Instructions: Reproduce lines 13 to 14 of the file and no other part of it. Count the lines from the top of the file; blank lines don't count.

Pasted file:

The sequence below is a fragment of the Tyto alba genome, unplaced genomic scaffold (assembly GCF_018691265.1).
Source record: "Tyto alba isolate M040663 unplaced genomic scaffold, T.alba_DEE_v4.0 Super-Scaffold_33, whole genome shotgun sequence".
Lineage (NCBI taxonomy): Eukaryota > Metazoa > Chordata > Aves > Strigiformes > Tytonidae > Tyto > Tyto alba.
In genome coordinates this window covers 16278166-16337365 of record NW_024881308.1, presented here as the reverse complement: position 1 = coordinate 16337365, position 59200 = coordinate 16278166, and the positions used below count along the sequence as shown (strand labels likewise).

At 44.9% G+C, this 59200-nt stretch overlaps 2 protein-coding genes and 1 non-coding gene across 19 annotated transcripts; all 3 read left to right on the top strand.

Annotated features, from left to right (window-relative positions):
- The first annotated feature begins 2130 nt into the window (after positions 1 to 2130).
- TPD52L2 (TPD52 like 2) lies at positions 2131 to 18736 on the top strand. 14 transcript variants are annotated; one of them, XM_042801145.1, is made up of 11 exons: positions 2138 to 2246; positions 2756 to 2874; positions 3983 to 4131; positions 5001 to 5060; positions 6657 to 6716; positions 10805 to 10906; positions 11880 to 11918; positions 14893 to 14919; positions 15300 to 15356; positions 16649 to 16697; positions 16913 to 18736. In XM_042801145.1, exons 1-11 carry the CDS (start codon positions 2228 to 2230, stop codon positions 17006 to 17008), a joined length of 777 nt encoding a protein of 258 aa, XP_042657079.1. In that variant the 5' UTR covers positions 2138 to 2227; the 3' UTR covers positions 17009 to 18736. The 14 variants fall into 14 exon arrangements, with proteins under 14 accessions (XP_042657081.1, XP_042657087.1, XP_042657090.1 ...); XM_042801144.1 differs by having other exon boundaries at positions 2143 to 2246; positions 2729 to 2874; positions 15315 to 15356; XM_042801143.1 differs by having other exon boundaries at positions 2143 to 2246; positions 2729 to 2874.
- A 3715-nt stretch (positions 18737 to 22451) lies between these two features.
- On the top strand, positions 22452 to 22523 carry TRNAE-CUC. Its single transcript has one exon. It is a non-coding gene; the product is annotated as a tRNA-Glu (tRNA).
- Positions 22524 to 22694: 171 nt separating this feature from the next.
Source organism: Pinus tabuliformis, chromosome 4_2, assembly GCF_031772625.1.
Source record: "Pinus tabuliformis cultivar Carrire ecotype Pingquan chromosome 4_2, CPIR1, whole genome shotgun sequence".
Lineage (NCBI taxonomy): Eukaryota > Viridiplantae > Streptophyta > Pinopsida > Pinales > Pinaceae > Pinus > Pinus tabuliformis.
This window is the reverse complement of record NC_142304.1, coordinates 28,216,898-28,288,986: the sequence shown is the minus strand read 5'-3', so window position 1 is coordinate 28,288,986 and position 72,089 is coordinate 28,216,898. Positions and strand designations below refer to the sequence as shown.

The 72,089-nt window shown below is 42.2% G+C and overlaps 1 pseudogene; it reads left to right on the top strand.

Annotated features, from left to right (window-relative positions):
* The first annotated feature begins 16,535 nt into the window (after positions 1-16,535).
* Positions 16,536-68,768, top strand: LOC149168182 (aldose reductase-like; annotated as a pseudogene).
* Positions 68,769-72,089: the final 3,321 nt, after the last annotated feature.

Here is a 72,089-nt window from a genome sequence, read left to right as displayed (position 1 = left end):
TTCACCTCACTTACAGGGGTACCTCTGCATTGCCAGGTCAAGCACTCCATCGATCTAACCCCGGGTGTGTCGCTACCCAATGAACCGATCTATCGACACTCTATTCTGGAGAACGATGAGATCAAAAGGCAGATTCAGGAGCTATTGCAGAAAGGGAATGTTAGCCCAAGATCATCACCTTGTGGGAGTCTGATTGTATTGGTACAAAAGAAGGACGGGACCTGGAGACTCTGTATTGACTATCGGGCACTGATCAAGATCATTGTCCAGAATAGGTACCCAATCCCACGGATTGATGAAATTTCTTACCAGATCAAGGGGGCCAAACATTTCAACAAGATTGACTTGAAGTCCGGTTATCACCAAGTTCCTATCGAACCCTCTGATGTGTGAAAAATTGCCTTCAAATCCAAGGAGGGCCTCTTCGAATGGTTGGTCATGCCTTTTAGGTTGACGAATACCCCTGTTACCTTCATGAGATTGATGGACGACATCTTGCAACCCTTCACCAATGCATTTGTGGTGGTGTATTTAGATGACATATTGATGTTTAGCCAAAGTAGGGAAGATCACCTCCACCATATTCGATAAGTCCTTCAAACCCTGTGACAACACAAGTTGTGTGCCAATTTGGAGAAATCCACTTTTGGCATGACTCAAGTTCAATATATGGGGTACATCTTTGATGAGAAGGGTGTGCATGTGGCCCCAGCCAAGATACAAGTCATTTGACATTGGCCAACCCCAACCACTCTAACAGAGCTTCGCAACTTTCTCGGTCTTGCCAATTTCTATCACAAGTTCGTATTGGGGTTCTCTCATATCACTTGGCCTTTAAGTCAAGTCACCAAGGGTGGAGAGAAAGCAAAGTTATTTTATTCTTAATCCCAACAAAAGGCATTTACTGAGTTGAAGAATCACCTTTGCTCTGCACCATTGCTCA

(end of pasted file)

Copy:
Source record: "Pinus tabuliformis cultivar Carrire ecotype Pingquan chromosome 4_2, CPIR1, whole genome shotgun sequence".
Lineage (NCBI taxonomy): Eukaryota > Viridiplantae > Streptophyta > Pinopsida > Pinales > Pinaceae > Pinus > Pinus tabuliformis.